As a platform competition and gaming industry expert, it is no surprise Joost Rietveld has been a key voice in one of the biggest acquisitions in history, the Microsoft Activision Acquisition. Speaking to numerous prominent outlets he explains the key reasons behind the Competition Markets Authority (CMA) blocking the merger and the European Commission’s decision to approved it.
The two governing bodies have reached opposite conclusions to the proposed merger, whereby the CMA blocked it due to the potential dominance from Microsoft in the cloud gaming space and the EC recently approved the merger subject to Microsoft’s full compliance with the remedies offered to assuage concerns in the nascent cloud gaming space.
To fully understand the decisions of the CMA and EC, we must firstly consider whether cloud gaming a distinct market, to which Joost explains the existing cloud gaming services are so diverse they cannot be considered a distinct market. He suggests they act more as a complementary distribution feature to the existing distribution methods rather than a single market and therefore should not be subject to separate regulatory scrutiny or intervention.
Whilst streaming has been an effective model in other media services, it has never fully dominated the gaming-scene, where in-game purchases generate the most revenues. Joost adds to this, that a key difference between games and films or music is that games typically take longer to consume, therefore consumers do not consume as many gaming products as other media. This somewhat hamstrings the viability of all-you-can-eat subscription services that lend themselves well to streaming.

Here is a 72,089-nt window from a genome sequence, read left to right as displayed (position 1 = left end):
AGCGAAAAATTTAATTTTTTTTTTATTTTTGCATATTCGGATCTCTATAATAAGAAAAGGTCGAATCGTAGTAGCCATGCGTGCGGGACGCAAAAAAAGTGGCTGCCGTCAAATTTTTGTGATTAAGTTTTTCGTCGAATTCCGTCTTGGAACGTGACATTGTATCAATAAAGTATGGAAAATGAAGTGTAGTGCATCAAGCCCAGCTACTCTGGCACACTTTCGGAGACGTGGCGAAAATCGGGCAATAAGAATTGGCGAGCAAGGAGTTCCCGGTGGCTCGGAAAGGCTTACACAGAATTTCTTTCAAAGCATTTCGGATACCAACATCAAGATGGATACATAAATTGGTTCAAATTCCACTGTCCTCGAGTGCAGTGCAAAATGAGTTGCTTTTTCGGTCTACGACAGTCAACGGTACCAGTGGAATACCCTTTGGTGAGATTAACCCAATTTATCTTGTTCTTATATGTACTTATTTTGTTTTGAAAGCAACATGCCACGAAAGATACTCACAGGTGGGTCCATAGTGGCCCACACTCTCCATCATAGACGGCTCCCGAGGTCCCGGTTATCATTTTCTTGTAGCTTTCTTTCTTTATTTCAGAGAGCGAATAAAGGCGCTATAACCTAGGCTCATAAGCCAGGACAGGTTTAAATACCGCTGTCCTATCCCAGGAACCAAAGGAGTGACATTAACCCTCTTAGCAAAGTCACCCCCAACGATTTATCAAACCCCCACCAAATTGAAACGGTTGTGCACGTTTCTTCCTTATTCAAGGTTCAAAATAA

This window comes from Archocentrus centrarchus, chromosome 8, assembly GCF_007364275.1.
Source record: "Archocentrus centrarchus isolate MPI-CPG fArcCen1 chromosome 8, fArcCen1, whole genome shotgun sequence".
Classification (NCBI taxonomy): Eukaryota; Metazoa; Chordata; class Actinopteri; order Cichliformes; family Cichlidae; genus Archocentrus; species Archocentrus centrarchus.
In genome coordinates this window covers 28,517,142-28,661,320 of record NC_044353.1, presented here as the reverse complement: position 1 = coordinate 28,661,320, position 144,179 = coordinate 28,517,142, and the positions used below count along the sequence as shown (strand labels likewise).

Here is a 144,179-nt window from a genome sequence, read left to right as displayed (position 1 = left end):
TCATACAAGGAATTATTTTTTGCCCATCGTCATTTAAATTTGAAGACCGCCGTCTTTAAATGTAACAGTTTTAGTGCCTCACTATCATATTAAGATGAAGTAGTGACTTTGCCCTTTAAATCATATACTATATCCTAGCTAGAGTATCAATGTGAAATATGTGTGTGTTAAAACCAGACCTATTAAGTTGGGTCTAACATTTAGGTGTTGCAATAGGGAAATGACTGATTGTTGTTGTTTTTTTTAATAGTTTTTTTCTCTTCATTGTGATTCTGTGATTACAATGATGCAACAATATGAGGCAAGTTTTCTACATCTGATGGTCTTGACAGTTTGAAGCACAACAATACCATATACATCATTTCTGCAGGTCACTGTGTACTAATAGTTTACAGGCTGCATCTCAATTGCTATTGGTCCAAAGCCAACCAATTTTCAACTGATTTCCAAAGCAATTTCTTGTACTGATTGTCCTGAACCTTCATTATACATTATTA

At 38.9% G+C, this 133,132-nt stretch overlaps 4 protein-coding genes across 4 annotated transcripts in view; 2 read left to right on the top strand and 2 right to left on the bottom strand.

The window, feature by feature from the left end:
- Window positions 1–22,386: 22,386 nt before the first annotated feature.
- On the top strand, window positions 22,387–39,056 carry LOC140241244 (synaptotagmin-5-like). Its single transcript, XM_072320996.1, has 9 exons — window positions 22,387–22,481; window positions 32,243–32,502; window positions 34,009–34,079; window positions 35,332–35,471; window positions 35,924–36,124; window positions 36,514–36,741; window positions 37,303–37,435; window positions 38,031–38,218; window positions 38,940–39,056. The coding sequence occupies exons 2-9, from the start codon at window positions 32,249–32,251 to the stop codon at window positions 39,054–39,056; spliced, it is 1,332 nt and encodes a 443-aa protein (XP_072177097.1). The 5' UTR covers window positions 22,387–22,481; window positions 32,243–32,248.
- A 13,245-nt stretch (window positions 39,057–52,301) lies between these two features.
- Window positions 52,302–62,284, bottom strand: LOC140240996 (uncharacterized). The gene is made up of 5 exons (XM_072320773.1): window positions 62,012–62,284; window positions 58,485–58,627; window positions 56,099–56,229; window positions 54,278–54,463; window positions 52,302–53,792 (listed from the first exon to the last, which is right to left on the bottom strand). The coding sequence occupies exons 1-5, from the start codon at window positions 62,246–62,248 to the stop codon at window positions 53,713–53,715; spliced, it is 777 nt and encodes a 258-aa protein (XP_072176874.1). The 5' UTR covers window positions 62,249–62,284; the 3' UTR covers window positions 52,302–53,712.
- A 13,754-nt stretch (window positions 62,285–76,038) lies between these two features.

The EC argues that the merger could “unlock significant benefits for competition and consumers, by bringing Activision’s games to new platforms, including smaller EU players, and to more devices than before.” The EC adds that cloud gaming represents a small percentage of the current market and the merger could in fact advance the cloud gaming market. Their rationale aligns with Joost’s own assessment. “Cloud gaming is tiny. Many publishers are reluctant to distribute their games on cloud gaming services, and, even if they did, the case for cloud gaming for consumers still isn’t clear. Microsoft’s proposed remedies likely will propel cloud gaming by several years compared to the counterfactual scenario where the deal is blocked.”
Read Joost’s report to the CMA explaining the limitations of the “cloud gaming theory of harm”.
See more articles and comments in prominent news outlets on the Microsoft Activision Acquisition and the CMA reaction.
Articles relating to the EC decision:
For any media enquiries regarding Joost’s work please contact Joost directly.